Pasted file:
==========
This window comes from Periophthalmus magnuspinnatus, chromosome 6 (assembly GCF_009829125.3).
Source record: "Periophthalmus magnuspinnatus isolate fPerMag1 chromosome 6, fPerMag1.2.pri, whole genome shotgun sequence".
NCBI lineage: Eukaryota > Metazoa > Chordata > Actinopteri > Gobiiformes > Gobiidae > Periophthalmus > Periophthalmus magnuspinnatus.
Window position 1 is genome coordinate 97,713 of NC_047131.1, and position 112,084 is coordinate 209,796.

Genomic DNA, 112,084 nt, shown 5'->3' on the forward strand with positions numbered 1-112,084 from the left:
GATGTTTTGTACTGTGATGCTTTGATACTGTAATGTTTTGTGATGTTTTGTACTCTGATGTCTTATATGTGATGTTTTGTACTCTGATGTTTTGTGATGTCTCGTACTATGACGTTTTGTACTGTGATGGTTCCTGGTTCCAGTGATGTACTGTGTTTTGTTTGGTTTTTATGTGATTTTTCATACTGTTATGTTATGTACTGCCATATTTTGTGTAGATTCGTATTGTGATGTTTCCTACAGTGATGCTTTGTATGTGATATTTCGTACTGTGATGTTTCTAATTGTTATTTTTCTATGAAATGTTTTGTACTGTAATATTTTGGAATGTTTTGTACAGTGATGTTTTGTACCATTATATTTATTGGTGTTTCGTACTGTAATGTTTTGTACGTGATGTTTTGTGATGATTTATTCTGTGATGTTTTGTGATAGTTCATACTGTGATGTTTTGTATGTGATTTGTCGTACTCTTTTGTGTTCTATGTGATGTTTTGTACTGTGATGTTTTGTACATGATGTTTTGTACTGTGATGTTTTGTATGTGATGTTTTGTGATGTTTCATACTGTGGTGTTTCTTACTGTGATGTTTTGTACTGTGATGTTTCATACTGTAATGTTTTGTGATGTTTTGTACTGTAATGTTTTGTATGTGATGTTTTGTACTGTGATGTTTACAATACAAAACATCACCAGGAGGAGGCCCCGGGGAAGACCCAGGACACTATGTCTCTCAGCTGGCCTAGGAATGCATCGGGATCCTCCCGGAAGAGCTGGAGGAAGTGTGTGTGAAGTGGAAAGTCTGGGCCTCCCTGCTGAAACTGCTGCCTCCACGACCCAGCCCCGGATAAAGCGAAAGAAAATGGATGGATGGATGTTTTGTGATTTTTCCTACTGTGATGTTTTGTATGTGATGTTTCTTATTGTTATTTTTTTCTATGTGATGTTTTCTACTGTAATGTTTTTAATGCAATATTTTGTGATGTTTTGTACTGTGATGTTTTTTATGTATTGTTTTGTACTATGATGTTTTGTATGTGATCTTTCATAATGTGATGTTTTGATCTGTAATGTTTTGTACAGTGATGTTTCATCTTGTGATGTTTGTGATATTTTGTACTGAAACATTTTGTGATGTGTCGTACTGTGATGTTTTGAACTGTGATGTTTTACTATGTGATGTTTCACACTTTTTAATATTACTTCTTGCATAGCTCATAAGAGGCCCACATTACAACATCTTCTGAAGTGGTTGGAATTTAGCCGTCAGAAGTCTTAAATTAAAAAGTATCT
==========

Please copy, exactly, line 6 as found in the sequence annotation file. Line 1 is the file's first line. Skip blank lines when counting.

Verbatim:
GATGTTTTGTACTGTGATGCTTTGATACTGTAATGTTTTGTGATGTTTTGTACTCTGATGTCTTATATGTGATGTTTTGTACTCTGATGTTTTGTGATGTCTCGTACTATGACGTTTTGTACTGTGATGGTTCCTGGTTCCAGTGATGTACTGTGTTTTGTTTGGTTTTTATGTGATTTTTCATACTGTTATGTTATGTACTGCCATATTTTGTGTAGATTCGTATTGTGATGTTTCCTACAGTGATGCTTTGTATGTGATATTTCGTACTGTGATGTTTCTAATTGTTATTTTTCTATGAAATGTTTTGTACTGTAATATTTTGGAATGTTTTGTACAGTGATGTTTTGTACCATTATATTTATTGGTGTTTCGTACTGTAATGTTTTGTACGTGATGTTTTGTGATGATTTATTCTGTGATGTTTTGTGATAGTTCATACTGTGATGTTTTGTATGTGATTTGTCGTACTCTTTTGTGTTCTATGTGATGTTTTGTACTGTGATGTTTTGTACATGATGTTTTGTACTGTGATGTTTTGTATGTGATGTTTTGTGATGTTTCATACTGTGGTGTTTCTTACTGTGATGTTTTGTACTGTGATGTTTCATACTGTAATGTTTTGTGATGTTTTGTACTGTAATGTTTTGTATGTGATGTTTTGTACTGTGATGTTTACAATACAAAACATCACCAGGAGGAGGCCCCGGGGAAGACCCAGGACACTATGTCTCTCAGCTGGCCTAGGAATGCATCGGGATCCTCCCGGAAGAGCTGGAGGAAGTGTGTGTGAAGTGGAAAGTCTGGGCCTCCCTGCTGAAACTGCTGCCTCCACGACCCAGCCCCGGATAAAGCGAAAGAAAATGGATGGATGGATGTTTTGTGATTTTTCCTACTGTGATGTTTTGTATGTGATGTTTCTTATTGTTATTTTTTTCTATGTGATGTTTTCTACTGTAATGTTTTTAATGCAATATTTTGTGATGTTTTGTACTGTGATGTTTTTTATGTATTGTTTTGTACTATGATGTTTTGTATGTGATCTTTCATAATGTGATGTTTTGATCTGTAATGTTTTGTACAGTGATGTTTCATCTTGTGATGTTTGTGATATTTTGTACTGAAACATTTTGTGATGTGTCGTACTGTGATGTTTTGAACTGTGATGTTTTACTATGTGATGTTTCACACTTTTTAATATTACTTCTTGCATAGCTCATAAGAGGCCCACATTACAACATCTTCTGAAGTGGTTGGAATTTAGCCGTCAGAAGTCTTAAATTAAAAAGTATCT